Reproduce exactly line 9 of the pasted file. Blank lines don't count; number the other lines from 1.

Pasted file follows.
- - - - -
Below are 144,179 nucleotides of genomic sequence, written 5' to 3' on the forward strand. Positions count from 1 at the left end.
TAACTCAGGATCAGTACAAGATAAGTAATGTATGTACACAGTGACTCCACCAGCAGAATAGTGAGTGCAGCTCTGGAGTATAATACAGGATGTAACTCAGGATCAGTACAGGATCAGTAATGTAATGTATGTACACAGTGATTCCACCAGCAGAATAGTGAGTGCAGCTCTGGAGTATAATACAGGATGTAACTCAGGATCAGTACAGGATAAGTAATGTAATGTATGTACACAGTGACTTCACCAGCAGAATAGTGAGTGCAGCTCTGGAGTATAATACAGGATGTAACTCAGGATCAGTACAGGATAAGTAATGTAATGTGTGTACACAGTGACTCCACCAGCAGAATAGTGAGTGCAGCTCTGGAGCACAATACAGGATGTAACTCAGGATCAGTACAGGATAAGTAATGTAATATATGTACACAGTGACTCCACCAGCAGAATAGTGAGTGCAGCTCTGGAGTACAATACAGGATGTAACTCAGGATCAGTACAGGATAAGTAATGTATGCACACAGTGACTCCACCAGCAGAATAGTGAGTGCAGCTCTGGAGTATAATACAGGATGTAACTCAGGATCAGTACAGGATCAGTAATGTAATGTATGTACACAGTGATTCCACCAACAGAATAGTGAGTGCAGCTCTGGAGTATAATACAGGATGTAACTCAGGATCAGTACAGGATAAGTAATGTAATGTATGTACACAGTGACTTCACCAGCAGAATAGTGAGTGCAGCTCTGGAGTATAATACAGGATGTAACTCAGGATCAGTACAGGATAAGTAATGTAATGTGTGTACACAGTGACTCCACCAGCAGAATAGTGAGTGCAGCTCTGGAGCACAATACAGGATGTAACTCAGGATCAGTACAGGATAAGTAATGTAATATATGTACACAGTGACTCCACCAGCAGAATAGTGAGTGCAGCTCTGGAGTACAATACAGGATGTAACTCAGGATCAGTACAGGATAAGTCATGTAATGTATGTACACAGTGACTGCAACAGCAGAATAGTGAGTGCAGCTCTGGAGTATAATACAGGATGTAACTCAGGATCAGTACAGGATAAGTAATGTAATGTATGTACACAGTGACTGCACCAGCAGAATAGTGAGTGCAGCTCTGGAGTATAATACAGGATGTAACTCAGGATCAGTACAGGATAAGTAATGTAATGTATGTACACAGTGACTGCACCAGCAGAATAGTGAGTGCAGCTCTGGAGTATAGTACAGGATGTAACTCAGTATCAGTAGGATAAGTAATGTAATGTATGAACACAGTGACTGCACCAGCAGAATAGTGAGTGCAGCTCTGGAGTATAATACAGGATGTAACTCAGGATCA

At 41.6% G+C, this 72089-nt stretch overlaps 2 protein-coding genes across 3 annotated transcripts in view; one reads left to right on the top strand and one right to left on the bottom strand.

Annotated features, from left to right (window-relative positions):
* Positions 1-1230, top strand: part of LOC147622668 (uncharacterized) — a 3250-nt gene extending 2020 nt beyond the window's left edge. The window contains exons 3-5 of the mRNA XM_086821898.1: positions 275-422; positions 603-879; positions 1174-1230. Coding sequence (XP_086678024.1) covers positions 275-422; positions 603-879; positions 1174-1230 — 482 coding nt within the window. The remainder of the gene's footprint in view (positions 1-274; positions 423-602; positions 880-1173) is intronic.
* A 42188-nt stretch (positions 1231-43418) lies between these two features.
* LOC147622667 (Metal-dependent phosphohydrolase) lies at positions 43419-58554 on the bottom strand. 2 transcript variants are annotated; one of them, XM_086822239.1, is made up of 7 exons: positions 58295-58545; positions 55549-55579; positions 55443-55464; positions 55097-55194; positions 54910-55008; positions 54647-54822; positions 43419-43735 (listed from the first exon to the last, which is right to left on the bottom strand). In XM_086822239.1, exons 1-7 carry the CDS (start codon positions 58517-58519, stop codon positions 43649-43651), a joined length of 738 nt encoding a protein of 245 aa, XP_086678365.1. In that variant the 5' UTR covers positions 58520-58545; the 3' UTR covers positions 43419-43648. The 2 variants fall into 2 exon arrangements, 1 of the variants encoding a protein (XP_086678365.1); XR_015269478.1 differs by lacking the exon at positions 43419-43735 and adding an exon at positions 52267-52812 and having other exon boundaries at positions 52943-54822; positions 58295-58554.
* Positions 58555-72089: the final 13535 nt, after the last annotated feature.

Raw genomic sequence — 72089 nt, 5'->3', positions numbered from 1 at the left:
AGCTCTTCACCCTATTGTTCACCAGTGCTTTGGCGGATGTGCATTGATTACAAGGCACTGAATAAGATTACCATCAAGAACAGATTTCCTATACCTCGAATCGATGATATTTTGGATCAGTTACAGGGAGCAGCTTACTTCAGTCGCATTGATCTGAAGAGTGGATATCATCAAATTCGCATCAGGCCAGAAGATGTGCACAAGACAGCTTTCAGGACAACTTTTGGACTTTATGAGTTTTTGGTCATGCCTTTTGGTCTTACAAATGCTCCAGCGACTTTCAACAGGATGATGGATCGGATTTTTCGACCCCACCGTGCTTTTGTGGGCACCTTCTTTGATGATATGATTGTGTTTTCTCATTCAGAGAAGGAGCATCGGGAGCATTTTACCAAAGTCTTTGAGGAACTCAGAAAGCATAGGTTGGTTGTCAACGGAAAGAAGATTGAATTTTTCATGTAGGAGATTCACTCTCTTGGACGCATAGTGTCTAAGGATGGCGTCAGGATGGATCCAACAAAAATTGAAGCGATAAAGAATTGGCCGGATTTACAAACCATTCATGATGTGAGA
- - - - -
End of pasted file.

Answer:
Raw genomic sequence — 72089 nt, 5'->3', positions numbered from 1 at the left: